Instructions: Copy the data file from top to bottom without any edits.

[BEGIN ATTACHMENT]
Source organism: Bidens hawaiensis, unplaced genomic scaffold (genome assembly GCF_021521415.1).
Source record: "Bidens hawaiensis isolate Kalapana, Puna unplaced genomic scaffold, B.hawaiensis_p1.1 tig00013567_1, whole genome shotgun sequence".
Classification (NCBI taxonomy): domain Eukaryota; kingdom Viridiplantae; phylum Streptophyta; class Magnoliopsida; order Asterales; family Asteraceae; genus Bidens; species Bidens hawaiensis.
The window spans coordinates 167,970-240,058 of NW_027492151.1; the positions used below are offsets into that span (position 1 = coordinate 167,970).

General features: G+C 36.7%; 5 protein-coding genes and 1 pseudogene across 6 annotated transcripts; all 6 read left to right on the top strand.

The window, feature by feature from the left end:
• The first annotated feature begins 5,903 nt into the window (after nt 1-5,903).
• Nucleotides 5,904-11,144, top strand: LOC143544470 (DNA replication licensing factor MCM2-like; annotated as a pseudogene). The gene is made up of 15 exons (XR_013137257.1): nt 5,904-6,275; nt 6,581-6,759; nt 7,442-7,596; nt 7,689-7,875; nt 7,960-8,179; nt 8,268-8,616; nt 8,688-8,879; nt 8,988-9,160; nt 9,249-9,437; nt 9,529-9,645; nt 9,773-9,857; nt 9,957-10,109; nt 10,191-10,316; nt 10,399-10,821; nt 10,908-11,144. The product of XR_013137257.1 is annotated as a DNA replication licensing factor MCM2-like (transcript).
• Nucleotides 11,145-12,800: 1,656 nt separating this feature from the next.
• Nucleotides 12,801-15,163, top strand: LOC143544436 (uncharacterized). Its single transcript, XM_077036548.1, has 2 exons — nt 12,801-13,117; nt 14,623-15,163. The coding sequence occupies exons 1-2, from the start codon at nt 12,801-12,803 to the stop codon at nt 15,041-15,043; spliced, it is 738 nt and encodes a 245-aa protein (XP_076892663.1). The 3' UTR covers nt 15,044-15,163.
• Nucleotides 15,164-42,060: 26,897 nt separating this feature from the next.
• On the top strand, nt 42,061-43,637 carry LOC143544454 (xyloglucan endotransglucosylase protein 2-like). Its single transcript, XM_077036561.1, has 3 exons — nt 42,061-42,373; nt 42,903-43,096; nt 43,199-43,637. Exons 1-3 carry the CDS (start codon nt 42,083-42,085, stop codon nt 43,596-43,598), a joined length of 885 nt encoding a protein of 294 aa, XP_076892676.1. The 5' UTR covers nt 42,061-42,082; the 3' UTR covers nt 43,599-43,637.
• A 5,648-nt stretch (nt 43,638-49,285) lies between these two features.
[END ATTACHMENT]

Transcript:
Source organism: Bidens hawaiensis, unplaced genomic scaffold (genome assembly GCF_021521415.1).
Source record: "Bidens hawaiensis isolate Kalapana, Puna unplaced genomic scaffold, B.hawaiensis_p1.1 tig00013567_1, whole genome shotgun sequence".
Classification (NCBI taxonomy): domain Eukaryota; kingdom Viridiplantae; phylum Streptophyta; class Magnoliopsida; order Asterales; family Asteraceae; genus Bidens; species Bidens hawaiensis.
The window spans coordinates 167,970-240,058 of NW_027492151.1; the positions used below are offsets into that span (position 1 = coordinate 167,970).

General features: G+C 36.7%; 5 protein-coding genes and 1 pseudogene across 6 annotated transcripts; all 6 read left to right on the top strand.

The window, feature by feature from the left end:
• The first annotated feature begins 5,903 nt into the window (after nt 1-5,903).
• Nucleotides 5,904-11,144, top strand: LOC143544470 (DNA replication licensing factor MCM2-like; annotated as a pseudogene). The gene is made up of 15 exons (XR_013137257.1): nt 5,904-6,275; nt 6,581-6,759; nt 7,442-7,596; nt 7,689-7,875; nt 7,960-8,179; nt 8,268-8,616; nt 8,688-8,879; nt 8,988-9,160; nt 9,249-9,437; nt 9,529-9,645; nt 9,773-9,857; nt 9,957-10,109; nt 10,191-10,316; nt 10,399-10,821; nt 10,908-11,144. The product of XR_013137257.1 is annotated as a DNA replication licensing factor MCM2-like (transcript).
• Nucleotides 11,145-12,800: 1,656 nt separating this feature from the next.
• Nucleotides 12,801-15,163, top strand: LOC143544436 (uncharacterized). Its single transcript, XM_077036548.1, has 2 exons — nt 12,801-13,117; nt 14,623-15,163. The coding sequence occupies exons 1-2, from the start codon at nt 12,801-12,803 to the stop codon at nt 15,041-15,043; spliced, it is 738 nt and encodes a 245-aa protein (XP_076892663.1). The 3' UTR covers nt 15,044-15,163.
• Nucleotides 15,164-42,060: 26,897 nt separating this feature from the next.
• On the top strand, nt 42,061-43,637 carry LOC143544454 (xyloglucan endotransglucosylase protein 2-like). Its single transcript, XM_077036561.1, has 3 exons — nt 42,061-42,373; nt 42,903-43,096; nt 43,199-43,637. Exons 1-3 carry the CDS (start codon nt 42,083-42,085, stop codon nt 43,596-43,598), a joined length of 885 nt encoding a protein of 294 aa, XP_076892676.1. The 5' UTR covers nt 42,061-42,082; the 3' UTR covers nt 43,599-43,637.
• A 5,648-nt stretch (nt 43,638-49,285) lies between these two features.